Raine picked up on my mood, stood behind me and rubbed my back, but Twil didn’t understand what I was getting at. How could she? She’d been invincible and untouchable for years.

“What do you mean, you made him vanish? Just like, poof, into thin air?” She raised an eyebrow at Evelyn. “Is that even a thing?”

I looked away, a lump in my throat; didn’t want to think about that right now.

“For Heather, yes,” said Evelyn. “So it does work on living things.”

“I don’t … oh.” Twil’s eyes widened and her voice dropped to a hushed whisper. “Wait a moment, you mean you can send people to like, the other side?”

“Outside,” I muttered.

“Yeah, that’s what I said. Holy shit. You’re not kidding, right?”

“Could you please not?”

Twil didn’t press any further, but she frowned at me like I was either crazy or a walking neutron bomb. Maybe she was right. Evelyn asked endless questions about the Cultists. She got me to describe Alexander Lilburne in as much detail as I could.

“Didn’t you see him, through Praem?” I asked. Evelyn shook her head.

“Not a good look, no.”

She wrote down what I said, dismissed their names as probably fake, and descended into dark brooding. She stared at the tabletop, chin in her hand, consumed with thought. “Call me useless, call my work useless? Must be a bluff. They know I’m close. Knew my mother? Nonsense. Who is he? God dammit all, I may even have met him once, when I was a child, or seen him at a distance.”

“Are you going to kill him?” I asked.

“Heather?” Raine said, surprised at my tone. I didn’t meet her eyes.

“I think that’s a fine suggestion,” said Evelyn. “Yes, threaten my friends, in my city? I’m going to feed him to a creature he couldn’t even imagine.”

“That’s cool and all,” Twil said, kicking back in her chair, rocking it onto two legs with her hands on the table for balance. “But still I’ve gotta tell my parents about this.”

“No,” Evelyn snapped, hard and blunt. “You don’t. Twil, how many times-”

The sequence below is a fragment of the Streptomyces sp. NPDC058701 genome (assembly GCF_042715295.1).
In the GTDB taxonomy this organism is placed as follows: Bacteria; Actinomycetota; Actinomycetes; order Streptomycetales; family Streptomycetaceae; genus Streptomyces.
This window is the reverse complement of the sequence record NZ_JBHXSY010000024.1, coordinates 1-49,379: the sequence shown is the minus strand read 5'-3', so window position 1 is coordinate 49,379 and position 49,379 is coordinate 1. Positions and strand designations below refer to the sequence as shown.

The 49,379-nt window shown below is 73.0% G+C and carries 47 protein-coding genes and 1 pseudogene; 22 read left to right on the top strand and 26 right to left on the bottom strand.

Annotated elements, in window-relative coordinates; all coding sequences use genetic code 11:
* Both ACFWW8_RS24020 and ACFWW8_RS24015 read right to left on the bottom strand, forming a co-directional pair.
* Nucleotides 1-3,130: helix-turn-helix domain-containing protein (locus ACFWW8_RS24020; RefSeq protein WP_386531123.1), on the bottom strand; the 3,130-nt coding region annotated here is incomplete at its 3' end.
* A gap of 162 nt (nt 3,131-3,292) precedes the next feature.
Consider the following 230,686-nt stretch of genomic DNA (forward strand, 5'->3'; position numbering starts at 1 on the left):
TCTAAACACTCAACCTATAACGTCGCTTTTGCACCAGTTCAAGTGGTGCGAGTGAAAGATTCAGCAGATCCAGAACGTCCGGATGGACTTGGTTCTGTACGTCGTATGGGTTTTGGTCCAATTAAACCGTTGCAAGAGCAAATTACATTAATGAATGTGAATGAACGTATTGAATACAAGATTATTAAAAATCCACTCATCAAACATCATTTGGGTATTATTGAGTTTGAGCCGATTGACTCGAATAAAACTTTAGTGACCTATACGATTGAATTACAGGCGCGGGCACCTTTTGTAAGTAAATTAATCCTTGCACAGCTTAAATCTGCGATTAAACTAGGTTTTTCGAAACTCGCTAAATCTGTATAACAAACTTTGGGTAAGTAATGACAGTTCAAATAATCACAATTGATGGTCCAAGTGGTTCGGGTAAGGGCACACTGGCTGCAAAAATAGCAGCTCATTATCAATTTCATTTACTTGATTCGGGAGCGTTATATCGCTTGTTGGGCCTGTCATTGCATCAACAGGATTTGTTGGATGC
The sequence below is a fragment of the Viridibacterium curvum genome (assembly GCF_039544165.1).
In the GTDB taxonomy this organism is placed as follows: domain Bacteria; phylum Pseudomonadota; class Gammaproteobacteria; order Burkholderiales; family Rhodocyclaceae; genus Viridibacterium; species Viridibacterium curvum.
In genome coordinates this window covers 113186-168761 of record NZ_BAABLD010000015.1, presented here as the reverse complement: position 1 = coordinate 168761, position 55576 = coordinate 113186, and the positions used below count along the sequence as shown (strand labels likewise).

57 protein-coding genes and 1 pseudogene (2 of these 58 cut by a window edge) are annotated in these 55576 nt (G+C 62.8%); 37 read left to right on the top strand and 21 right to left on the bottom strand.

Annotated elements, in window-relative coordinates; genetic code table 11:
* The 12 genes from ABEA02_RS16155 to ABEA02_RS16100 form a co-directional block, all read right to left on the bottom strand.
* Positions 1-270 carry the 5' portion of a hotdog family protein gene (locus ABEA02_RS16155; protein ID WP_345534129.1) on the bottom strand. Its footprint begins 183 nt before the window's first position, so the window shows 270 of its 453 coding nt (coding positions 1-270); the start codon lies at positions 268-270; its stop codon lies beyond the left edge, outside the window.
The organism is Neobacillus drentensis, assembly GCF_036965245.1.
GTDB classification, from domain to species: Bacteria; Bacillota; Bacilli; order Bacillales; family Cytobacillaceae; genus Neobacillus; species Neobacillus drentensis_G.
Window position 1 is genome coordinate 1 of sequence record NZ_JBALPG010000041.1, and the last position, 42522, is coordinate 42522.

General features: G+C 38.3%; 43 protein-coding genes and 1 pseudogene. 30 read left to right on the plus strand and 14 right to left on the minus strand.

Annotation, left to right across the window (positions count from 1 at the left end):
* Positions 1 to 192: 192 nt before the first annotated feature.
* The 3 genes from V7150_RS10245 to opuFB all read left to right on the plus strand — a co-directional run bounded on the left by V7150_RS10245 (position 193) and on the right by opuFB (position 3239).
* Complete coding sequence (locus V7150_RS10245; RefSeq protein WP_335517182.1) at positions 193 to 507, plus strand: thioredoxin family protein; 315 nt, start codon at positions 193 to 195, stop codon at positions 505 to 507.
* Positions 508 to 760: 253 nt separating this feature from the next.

“Don’t start up again,” I said. “Or I shall be angry.”

Twil smirked and mock-cowered from me. “You’re real scary when you’re angry, you know?”

“As if I could scare you.”

“You can make people vanish. That’s pretty scary.”

I curled up a little tighter in my chair. Evelyn was glancing back and forth between us, her discomfort visibly mounting.

“Must you-” she cut off and shot an apologetic look at me before resuming with Twil. “Must you run to your family with your tail between your legs over every little thing?”

“Oh, yeah.” Twil’s voice dripped sarcasm. “I’ll go ahead and forget Sharrowford might be a fucking supernatural warzone, that these weirdos might take over-”

“I am not in the habit of losing. I beat my own mother, a mage ten times, a hundred times more powerful than these petty amateurs. This is pest control, at best.”

“Then why haven’t you won yet?”

Evelyn’s glare could have frozen the sun.

Twil rolled her eyes. “I came into town to buy a video game today. Any of my family could wander in here by accident. I didn’t even know this was going on. I’ve gotta warn my parents, Saye, don’t be bonkers. I’ve gotta tell the Church. You’d do the same, come off it.”

“Then you can tell them to stay out of it too. Make that clear.”

“You sure? I dunno, Saye, maybe we could … you know.” Twil shrugged, the very picture of a sulky teenager.

“I know what?”

“Maybe we could pitch in?”

“Your lot? Don’t make me laugh. I’d like to see you try.”


==


The Sharrowford Cult waited less than forty eight hours before they began to stalk me.

Raine was a saint, she really was, I don’t know how she put up with my grim mood; I started that week in a downward spiral of grumpy and jittery, and only got worse with every passing day. Finally moving in together was what I’d wanted all along, true togetherness, a new measure of safety, for Raine’s bedroom to be our bedroom — but I felt restless, irritable, not entirely like myself. I gave myself a break from the pamphlet and my brain-math training, a much needed period of recovery for my aching diaphragm. I pretended to be normal, worked on my end of term essays, tried to impose some order and cleanliness on the house’s ancient rambling kitchen.

The first goat statue greeted me in the university library. Raine was only ten feet away, at the end of the row of shelves. I’d stepped away from her to replace a book I didn’t strictly need, and there it was, standing in the gap I’d pulled the book from only minutes before.